The Short-Term Assessment of Risk and Treatability (or START) is a concise, clinical guide used to evaluate a client's or patient’s level of risk for aggression and likelihood of responding well to treatment.
Health care professionals are often asked to assess the risk for aggressive or adverse events among their patients and clients. They make decisions and provide recommendations about the admission, discharge and management of people who may be a safety risk through suicide, self-harm, victimization of others, substance use, and more.
This is a challenging task, and there are conflicting approaches and tools available to help with these decisions. Traditional approaches in risk assessment have focused mainly on long-term, individual risk factors that were either based on unstructured clinical opinions or static, historical information (for example, prior criminal history or age at first offence). These approaches neglect patients' and clients' strengths as well as the changing factors and circumstances that contribute to their risk level.
With these limitations in mind, clinicians and researchers at BC Mental Health and Substance Use Services, in close collaboration with academics and colleagues at St. Joseph's Health, developed the START Manual, a structured clinical assessment tool designed to provide a more balanced and accurate snapshot of the client's or patient's risk for self-harm and aggression, and how well they respond to treatment.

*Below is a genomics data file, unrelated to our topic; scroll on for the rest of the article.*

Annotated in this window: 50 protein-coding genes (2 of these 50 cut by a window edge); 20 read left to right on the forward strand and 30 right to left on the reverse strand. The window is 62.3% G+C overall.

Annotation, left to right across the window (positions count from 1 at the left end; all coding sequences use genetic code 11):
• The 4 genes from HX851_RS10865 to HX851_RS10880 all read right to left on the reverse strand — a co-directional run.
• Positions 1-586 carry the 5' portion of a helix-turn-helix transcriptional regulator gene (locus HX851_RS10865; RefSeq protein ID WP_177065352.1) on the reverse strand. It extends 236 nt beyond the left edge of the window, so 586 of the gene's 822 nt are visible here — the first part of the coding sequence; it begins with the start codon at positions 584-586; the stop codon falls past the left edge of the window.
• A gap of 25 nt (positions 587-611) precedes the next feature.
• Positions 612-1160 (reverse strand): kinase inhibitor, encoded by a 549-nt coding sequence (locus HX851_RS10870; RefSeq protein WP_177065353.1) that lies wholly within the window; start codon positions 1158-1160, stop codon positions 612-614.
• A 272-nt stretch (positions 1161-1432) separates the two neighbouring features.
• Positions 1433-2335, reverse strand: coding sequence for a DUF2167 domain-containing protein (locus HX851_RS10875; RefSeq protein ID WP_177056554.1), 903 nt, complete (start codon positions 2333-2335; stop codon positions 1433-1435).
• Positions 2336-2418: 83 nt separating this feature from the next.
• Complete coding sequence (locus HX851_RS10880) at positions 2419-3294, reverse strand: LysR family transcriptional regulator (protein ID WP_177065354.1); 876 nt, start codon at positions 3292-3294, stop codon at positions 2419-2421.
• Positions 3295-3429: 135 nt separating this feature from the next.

It is different from other assessment tools as it focuses entirely on dynamic (changing) variables as well as the person's strengths, and not just their vulnerabilities. It also allows for the recording of other unique, client-specific risks (called "case-specific" factors) based on the person's recent level of functioning.
The START Manual was developed for use with adults with mental, personality and substance-related disorders, and will be helpful for correctional, forensic and other patients and clients in both inpatient and community settings.
The START instrument is made up of 20 dynamic items relevant to treatment and risk management, such as substance use, mental state, social skills, and coping, among others. Each item is rated as both a vulnerability and a strength on a three-point Likert scale from zero to two to yield an overall risk estimate for each of the following outcomes:
- Violence to others
- Unauthorized absence (failure to return from a day pass)
- Substance use
- Risk of being victimized
- General offending
Once the assessment is complete, treatment planning begins and may be further refined with subsequent assessments. Administering this assessment repeatedly is a convenient way of tracking changes in clients' and patients' functioning, including their vulnerabilities, strengths and risk of self-harm or aggression.
- The START has been subject to more than 63 empirical validations
- START has been incorporated into clinical practice and large-scale research programs in 22 countries